– MONDAY, MARCH 21, 2011
Mr Chairman, Your Excellency Musiliu Obanikoro, Nigerian Ambassador to Ghana, Hon. Baba Jamal, Deputy Minister for Information, the Secretary-General of the Certified Institute of Public Administrators, Mr Felix Lowen, the Founder of the Women Peace and Development Initiative, Dr Bolere Ketebu, gender advocates, members of the diplomatic corps, public administrators, distinguished guests, ladies and gentlemen;
The significant role women are required to play in enhancing development, particularly in nascent democracies across the world cannot be underestimated. It is unfortunate, however, that though a lot of political rhetoric has gone into enhancing women’s participation in all aspects of socio-political development in individual states, there is still a huge void as far as women’s participation is concerned.
I am honoured by your invitation to participate in this Summit, which will discuss gender imbalance in governance, conflict management and political leadership in West Africa. The theme for the Summit, “Enhancing Women’s Participation in conflict management and political leadership in emerging democracies: Issues and challenges”, confirms the desire of this conference to come up with concrete suggestions on how to enhance women’s participation and create gender balance in our political leadership.
The topic for today’s conference is one that has been discussed from various angles as far as I can remember in the last 18 to 20 years and the reason why it is still topical is because reports from these conferences, seminars, workshops, be they local or international have not been implemented to the full and used to make things better to avoid conflict and manage conflict.
Mr Chairman, as a Ghanaian, I have to state that insignificant progress has been made in the area of Affirmative Action. However, we can talk about women’s empowerment as a separate entity. Women’s issues have always been at the centre of human balance and development and until the world comes to that realisation by including women in policy programmes and policy implementation, the problem will remain.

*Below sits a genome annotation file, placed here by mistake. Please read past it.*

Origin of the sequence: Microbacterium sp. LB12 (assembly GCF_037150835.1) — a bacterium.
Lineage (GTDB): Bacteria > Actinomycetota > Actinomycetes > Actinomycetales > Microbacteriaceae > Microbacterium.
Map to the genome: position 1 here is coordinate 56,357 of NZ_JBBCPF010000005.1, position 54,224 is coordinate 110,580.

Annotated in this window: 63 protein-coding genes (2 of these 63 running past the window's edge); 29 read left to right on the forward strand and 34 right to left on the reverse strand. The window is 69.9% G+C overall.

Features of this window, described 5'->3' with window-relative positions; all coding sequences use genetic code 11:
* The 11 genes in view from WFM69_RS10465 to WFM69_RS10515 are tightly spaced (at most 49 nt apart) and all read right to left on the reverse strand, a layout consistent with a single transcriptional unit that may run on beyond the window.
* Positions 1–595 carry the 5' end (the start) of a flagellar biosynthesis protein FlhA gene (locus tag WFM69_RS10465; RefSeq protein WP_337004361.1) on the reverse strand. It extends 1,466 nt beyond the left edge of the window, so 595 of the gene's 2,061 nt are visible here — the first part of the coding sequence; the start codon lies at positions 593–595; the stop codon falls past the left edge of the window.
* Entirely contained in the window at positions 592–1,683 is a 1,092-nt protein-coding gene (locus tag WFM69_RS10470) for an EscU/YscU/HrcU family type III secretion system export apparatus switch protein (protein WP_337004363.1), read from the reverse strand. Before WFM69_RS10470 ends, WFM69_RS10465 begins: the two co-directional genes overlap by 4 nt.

For women to be able to take active part in conflict management and political leadership an acceptance of the empowerment of women in all sectors of our economy from birth to death is paramount whether it is in education, health, finance or political, whether it is in social or cultural, there has to be a way that women are encouraged into national programmes.
In 1997 at a conference on African leadership I was asked to share my vision on African women in the 21st century. At the time I said that: “In looking forward into the 21st century my vision of an era of transformation where African women with their energies released and skills sharpened will offer their families, communities, countries, their people and indeed the world at large, alternative approaches to tackling the key problems plaguing the world today.
“The transformative role of women is likely to become more and more important because the prevalence of unbridled competitiveness seems to be creating a spiral of reckless exploitation of the world’s resources and deepening inequalities. This must give way to greater solidarity and nurturing of people and resources if the world is not to end up as a living hell for all but very few of its inhabitants.”
I went on further to say: “That I do not by this mean that I see the African woman as a docile and passive person simply pleading to her men folk to stop fighting, nor do I see her as meekly begging rich nations to be kind to her children. I see her as being committed to the struggle for the establishment of an era of solidarity, innovation and responsible use of the resources of her continent and indeed the globe.”
Distinguished ladies and gentlemen we need to take a pragmatic approach in dealing with some of the issues of women’s empowerment – Issues that can conserve the dignity of the human existence. We need to use a strategy that reinforces the positive existence of both sexes so that women can be active participants in conflict management.
The call has always been for legal backing for a quota system for women’s participation in politics and other leadership roles but what is particularly important is the need to create a conducive environment for women to have the capacity to participate competently in such roles.
That is why the 31st December Women’s Movement (DWM) which I represent, has since 1982 identified the need to empower women through mainstream education, vocational education, social and economic empowerment and political assertiveness.
The Movement has over the years also sought a legal framework to protect women at various levels and in various areas too numerous for me to cite. Our campaigns engineered a boom of gender movements across the country and beyond and today some of the results of such advocacy include the much-prided Domestic Violence and Victim Support Unit (DOVVSU) of the Ghana Police Service, which supports not only women and children victims of domestic violence but male victims as well.
In seeking parity in women’s participation in leadership roles, legal framework that protects them and ensures that they operate with the same advantages as their male counterparts in all facets of political and socio-economic roles is necessary. If we fail to empower them appropriately, we will be operating a hollow parity system that will rather affect the value and relevance of women in leadership roles.